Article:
The titers of free and total carnitine were determined in selected developmental stages of mites (Tetranychus pacificus) and several insects. In general, insects contained more total carnitine than mites, and mite eggs less than other mite stages. In contrast to mammals, these arthropods contain little free carnitine, with most carnitine present as the acetate ester. Comparing metabolism of cycloprate (hexadecyl cyclopropanecarboxylate) in different developmental stages of mites indicates that selective ovicidal toxicity may result from the production of cyclopropanecarboxylic acid and its subsequent conjugation with carnitine. Thus, O-(cyclopropylcarbonyl)carnitine is a significant metabolite in mite eggs, but not in other stages. We believe that the selective ovicidal activity of cycloprate in mites may result from sequestration of carnitine as this metabolite leading to an inability to transport long-chain fatty acids into the mitochondria causing a lethal disruption of lipid utilization.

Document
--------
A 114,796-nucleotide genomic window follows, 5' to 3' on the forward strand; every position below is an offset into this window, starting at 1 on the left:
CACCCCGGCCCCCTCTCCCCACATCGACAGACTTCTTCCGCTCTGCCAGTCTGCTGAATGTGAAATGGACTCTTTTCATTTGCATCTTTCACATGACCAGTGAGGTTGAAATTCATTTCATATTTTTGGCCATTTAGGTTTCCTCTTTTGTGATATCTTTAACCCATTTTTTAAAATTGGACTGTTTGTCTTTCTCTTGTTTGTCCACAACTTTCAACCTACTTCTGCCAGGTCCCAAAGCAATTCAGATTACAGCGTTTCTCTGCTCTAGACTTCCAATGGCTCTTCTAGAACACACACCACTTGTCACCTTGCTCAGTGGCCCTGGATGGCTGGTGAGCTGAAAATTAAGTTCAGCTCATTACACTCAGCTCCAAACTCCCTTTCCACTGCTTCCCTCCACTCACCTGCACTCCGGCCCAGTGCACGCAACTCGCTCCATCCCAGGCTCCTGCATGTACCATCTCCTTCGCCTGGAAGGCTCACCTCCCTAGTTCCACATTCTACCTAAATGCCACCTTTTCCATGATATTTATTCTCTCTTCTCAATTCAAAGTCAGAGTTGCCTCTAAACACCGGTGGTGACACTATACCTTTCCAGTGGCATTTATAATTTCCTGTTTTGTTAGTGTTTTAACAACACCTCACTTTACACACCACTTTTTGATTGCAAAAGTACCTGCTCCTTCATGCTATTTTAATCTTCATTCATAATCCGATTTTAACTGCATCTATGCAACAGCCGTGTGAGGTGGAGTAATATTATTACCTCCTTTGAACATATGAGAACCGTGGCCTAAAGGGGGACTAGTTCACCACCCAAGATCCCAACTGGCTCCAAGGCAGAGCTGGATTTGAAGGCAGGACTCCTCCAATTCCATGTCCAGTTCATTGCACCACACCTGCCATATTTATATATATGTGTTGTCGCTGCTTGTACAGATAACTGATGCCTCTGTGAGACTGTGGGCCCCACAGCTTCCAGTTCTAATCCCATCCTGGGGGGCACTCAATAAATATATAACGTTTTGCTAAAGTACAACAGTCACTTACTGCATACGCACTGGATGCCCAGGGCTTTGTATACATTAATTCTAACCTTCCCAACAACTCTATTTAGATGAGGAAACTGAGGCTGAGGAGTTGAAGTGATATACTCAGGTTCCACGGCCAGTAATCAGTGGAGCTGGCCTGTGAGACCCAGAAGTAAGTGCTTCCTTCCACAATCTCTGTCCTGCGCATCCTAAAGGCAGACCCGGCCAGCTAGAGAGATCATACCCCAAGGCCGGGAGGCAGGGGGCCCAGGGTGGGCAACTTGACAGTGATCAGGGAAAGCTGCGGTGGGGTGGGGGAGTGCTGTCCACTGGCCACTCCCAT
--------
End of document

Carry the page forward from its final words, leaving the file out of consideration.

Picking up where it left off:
ASJC Scopus subject areas
- Agronomy and Crop Science